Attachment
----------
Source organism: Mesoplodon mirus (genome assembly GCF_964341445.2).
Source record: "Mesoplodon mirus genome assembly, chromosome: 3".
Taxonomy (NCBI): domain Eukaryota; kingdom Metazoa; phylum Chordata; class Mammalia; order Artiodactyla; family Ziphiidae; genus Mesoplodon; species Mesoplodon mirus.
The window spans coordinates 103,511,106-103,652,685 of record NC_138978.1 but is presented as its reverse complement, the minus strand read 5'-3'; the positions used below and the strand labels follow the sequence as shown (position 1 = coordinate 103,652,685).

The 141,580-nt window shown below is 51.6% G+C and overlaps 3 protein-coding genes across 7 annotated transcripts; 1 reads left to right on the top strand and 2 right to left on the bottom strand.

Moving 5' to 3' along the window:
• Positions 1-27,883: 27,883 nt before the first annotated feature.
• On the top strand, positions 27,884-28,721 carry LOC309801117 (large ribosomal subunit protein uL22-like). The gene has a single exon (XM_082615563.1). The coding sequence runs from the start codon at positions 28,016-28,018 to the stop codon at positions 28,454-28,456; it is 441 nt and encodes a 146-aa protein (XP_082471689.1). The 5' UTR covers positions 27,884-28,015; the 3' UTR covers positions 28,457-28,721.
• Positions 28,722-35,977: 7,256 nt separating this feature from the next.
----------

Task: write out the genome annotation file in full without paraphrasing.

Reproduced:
Source organism: Mesoplodon mirus (genome assembly GCF_964341445.2).
Source record: "Mesoplodon mirus genome assembly, chromosome: 3".
Taxonomy (NCBI): domain Eukaryota; kingdom Metazoa; phylum Chordata; class Mammalia; order Artiodactyla; family Ziphiidae; genus Mesoplodon; species Mesoplodon mirus.
The window spans coordinates 103,511,106-103,652,685 of record NC_138978.1 but is presented as its reverse complement, the minus strand read 5'-3'; the positions used below and the strand labels follow the sequence as shown (position 1 = coordinate 103,652,685).

The 141,580-nt window shown below is 51.6% G+C and overlaps 3 protein-coding genes across 7 annotated transcripts; 1 reads left to right on the top strand and 2 right to left on the bottom strand.

Moving 5' to 3' along the window:
• Positions 1-27,883: 27,883 nt before the first annotated feature.
• On the top strand, positions 27,884-28,721 carry LOC309801117 (large ribosomal subunit protein uL22-like). The gene has a single exon (XM_082615563.1). The coding sequence runs from the start codon at positions 28,016-28,018 to the stop codon at positions 28,454-28,456; it is 441 nt and encodes a 146-aa protein (XP_082471689.1). The 5' UTR covers positions 27,884-28,015; the 3' UTR covers positions 28,457-28,721.
• Positions 28,722-35,977: 7,256 nt separating this feature from the next.